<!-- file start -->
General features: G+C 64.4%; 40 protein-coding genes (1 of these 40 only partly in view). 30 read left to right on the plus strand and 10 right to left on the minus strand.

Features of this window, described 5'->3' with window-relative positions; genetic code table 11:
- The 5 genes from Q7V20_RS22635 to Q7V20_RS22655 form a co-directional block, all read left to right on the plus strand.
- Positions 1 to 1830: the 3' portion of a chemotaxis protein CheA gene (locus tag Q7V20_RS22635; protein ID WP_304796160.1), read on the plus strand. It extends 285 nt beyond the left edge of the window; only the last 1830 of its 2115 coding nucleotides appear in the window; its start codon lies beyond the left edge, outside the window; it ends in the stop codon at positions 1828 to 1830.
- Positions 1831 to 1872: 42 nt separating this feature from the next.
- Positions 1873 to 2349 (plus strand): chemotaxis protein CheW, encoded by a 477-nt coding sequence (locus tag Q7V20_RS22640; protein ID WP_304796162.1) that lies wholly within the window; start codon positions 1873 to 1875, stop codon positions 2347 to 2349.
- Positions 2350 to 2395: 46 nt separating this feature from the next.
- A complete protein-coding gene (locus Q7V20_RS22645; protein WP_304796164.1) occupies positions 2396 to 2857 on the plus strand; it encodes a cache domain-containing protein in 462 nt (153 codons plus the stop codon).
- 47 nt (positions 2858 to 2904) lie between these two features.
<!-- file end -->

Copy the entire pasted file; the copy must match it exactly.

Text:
General features: G+C 64.4%; 40 protein-coding genes (1 of these 40 only partly in view). 30 read left to right on the plus strand and 10 right to left on the minus strand.

Features of this window, described 5'->3' with window-relative positions; genetic code table 11:
- The 5 genes from Q7V20_RS22635 to Q7V20_RS22655 form a co-directional block, all read left to right on the plus strand.
- Positions 1 to 1830: the 3' portion of a chemotaxis protein CheA gene (locus tag Q7V20_RS22635; protein ID WP_304796160.1), read on the plus strand. It extends 285 nt beyond the left edge of the window; only the last 1830 of its 2115 coding nucleotides appear in the window; its start codon lies beyond the left edge, outside the window; it ends in the stop codon at positions 1828 to 1830.
- Positions 1831 to 1872: 42 nt separating this feature from the next.
- Positions 1873 to 2349 (plus strand): chemotaxis protein CheW, encoded by a 477-nt coding sequence (locus tag Q7V20_RS22640; protein ID WP_304796162.1) that lies wholly within the window; start codon positions 1873 to 1875, stop codon positions 2347 to 2349.
- Positions 2350 to 2395: 46 nt separating this feature from the next.
- A complete protein-coding gene (locus Q7V20_RS22645; protein WP_304796164.1) occupies positions 2396 to 2857 on the plus strand; it encodes a cache domain-containing protein in 462 nt (153 codons plus the stop codon).
- 47 nt (positions 2858 to 2904) lie between these two features.